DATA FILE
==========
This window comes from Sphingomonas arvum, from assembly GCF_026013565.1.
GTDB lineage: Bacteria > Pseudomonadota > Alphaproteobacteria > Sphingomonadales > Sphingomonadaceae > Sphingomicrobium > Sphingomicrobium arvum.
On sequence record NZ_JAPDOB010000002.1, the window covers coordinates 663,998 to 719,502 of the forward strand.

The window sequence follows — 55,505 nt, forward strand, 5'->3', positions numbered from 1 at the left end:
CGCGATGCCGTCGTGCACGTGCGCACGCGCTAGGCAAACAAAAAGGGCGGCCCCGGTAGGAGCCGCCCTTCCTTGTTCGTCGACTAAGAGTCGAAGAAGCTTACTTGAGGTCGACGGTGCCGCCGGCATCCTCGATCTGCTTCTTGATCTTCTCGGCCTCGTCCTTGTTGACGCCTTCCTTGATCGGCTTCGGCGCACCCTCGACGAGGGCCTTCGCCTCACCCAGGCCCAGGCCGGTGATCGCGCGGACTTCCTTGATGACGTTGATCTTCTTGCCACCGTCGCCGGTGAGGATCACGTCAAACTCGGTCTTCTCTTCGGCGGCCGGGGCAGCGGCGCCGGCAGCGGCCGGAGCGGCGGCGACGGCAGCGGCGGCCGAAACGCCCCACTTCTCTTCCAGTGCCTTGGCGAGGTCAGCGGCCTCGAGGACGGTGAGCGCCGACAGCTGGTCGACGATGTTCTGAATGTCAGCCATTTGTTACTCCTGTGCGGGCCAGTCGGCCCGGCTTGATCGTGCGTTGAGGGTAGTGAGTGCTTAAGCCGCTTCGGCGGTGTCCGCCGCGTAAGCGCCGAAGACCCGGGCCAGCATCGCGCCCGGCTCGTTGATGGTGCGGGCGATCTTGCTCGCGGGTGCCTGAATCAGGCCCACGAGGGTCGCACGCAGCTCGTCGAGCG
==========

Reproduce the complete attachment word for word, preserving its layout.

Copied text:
This window comes from Sphingomonas arvum, from assembly GCF_026013565.1.
GTDB lineage: Bacteria > Pseudomonadota > Alphaproteobacteria > Sphingomonadales > Sphingomonadaceae > Sphingomicrobium > Sphingomicrobium arvum.
On sequence record NZ_JAPDOB010000002.1, the window covers coordinates 663,998 to 719,502 of the forward strand.

The window sequence follows — 55,505 nt, forward strand, 5'->3', positions numbered from 1 at the left end:
CGCGATGCCGTCGTGCACGTGCGCACGCGCTAGGCAAACAAAAAGGGCGGCCCCGGTAGGAGCCGCCCTTCCTTGTTCGTCGACTAAGAGTCGAAGAAGCTTACTTGAGGTCGACGGTGCCGCCGGCATCCTCGATCTGCTTCTTGATCTTCTCGGCCTCGTCCTTGTTGACGCCTTCCTTGATCGGCTTCGGCGCACCCTCGACGAGGGCCTTCGCCTCACCCAGGCCCAGGCCGGTGATCGCGCGGACTTCCTTGATGACGTTGATCTTCTTGCCACCGTCGCCGGTGAGGATCACGTCAAACTCGGTCTTCTCTTCGGCGGCCGGGGCAGCGGCGCCGGCAGCGGCCGGAGCGGCGGCGACGGCAGCGGCGGCCGAAACGCCCCACTTCTCTTCCAGTGCCTTGGCGAGGTCAGCGGCCTCGAGGACGGTGAGCGCCGACAGCTGGTCGACGATGTTCTGAATGTCAGCCATTTGTTACTCCTGTGCGGGCCAGTCGGCCCGGCTTGATCGTGCGTTGAGGGTAGTGAGTGCTTAAGCCGCTTCGGCGGTGTCCGCCGCGTAAGCGCCGAAGACCCGGGCCAGCATCGCGCCCGGCTCGTTGATGGTGCGGGCGATCTTGCTCGCGGGTGCCTGAATCAGGCCCACGAGGGTCGCACGCAGCTCGTCGAGCG